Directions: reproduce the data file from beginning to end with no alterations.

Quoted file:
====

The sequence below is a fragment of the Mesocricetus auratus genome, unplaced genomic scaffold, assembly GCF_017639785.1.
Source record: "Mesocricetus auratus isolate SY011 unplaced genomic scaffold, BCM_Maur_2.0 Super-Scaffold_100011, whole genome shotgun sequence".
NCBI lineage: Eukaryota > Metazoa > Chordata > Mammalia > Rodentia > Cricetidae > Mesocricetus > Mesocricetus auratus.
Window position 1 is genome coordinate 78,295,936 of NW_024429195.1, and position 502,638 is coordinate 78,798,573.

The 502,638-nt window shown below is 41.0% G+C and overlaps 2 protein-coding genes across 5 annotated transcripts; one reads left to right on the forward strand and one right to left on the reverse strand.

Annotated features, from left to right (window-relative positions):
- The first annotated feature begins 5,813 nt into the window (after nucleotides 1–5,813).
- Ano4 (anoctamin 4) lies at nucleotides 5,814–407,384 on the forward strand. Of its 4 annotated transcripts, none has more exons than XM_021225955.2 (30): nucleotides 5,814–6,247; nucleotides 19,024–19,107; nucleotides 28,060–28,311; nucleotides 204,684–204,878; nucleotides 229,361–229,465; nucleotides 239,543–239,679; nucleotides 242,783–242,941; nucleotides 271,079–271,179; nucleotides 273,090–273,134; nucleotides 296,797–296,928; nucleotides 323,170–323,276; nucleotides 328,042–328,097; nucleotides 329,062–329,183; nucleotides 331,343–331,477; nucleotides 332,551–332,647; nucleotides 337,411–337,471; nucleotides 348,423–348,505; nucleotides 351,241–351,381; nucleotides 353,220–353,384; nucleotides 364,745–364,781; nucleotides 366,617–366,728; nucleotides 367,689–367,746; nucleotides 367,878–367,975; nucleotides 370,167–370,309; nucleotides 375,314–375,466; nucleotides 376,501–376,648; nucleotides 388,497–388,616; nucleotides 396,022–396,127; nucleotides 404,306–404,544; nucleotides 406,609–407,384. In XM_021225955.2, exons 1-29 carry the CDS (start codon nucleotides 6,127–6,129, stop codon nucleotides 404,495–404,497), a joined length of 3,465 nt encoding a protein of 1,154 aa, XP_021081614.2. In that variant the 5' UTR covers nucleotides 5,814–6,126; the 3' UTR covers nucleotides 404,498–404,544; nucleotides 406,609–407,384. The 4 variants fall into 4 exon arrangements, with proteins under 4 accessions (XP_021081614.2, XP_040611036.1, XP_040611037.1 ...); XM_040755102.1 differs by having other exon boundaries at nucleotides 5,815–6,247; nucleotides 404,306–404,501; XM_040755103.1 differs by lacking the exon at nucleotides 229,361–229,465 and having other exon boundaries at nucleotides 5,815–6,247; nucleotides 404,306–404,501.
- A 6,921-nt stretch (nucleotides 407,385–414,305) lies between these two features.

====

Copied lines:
The sequence below is a fragment of the Mesocricetus auratus genome, unplaced genomic scaffold, assembly GCF_017639785.1.
Source record: "Mesocricetus auratus isolate SY011 unplaced genomic scaffold, BCM_Maur_2.0 Super-Scaffold_100011, whole genome shotgun sequence".
NCBI lineage: Eukaryota > Metazoa > Chordata > Mammalia > Rodentia > Cricetidae > Mesocricetus > Mesocricetus auratus.
Window position 1 is genome coordinate 78,295,936 of NW_024429195.1, and position 502,638 is coordinate 78,798,573.

The 502,638-nt window shown below is 41.0% G+C and overlaps 2 protein-coding genes across 5 annotated transcripts; one reads left to right on the forward strand and one right to left on the reverse strand.

Annotated features, from left to right (window-relative positions):
- The first annotated feature begins 5,813 nt into the window (after nucleotides 1–5,813).
- Ano4 (anoctamin 4) lies at nucleotides 5,814–407,384 on the forward strand. Of its 4 annotated transcripts, none has more exons than XM_021225955.2 (30): nucleotides 5,814–6,247; nucleotides 19,024–19,107; nucleotides 28,060–28,311; nucleotides 204,684–204,878; nucleotides 229,361–229,465; nucleotides 239,543–239,679; nucleotides 242,783–242,941; nucleotides 271,079–271,179; nucleotides 273,090–273,134; nucleotides 296,797–296,928; nucleotides 323,170–323,276; nucleotides 328,042–328,097; nucleotides 329,062–329,183; nucleotides 331,343–331,477; nucleotides 332,551–332,647; nucleotides 337,411–337,471; nucleotides 348,423–348,505; nucleotides 351,241–351,381; nucleotides 353,220–353,384; nucleotides 364,745–364,781; nucleotides 366,617–366,728; nucleotides 367,689–367,746; nucleotides 367,878–367,975; nucleotides 370,167–370,309; nucleotides 375,314–375,466; nucleotides 376,501–376,648; nucleotides 388,497–388,616; nucleotides 396,022–396,127; nucleotides 404,306–404,544; nucleotides 406,609–407,384. In XM_021225955.2, exons 1-29 carry the CDS (start codon nucleotides 6,127–6,129, stop codon nucleotides 404,495–404,497), a joined length of 3,465 nt encoding a protein of 1,154 aa, XP_021081614.2. In that variant the 5' UTR covers nucleotides 5,814–6,126; the 3' UTR covers nucleotides 404,498–404,544; nucleotides 406,609–407,384. The 4 variants fall into 4 exon arrangements, with proteins under 4 accessions (XP_021081614.2, XP_040611036.1, XP_040611037.1 ...); XM_040755102.1 differs by having other exon boundaries at nucleotides 5,815–6,247; nucleotides 404,306–404,501; XM_040755103.1 differs by lacking the exon at nucleotides 229,361–229,465 and having other exon boundaries at nucleotides 5,815–6,247; nucleotides 404,306–404,501.
- A 6,921-nt stretch (nucleotides 407,385–414,305) lies between these two features.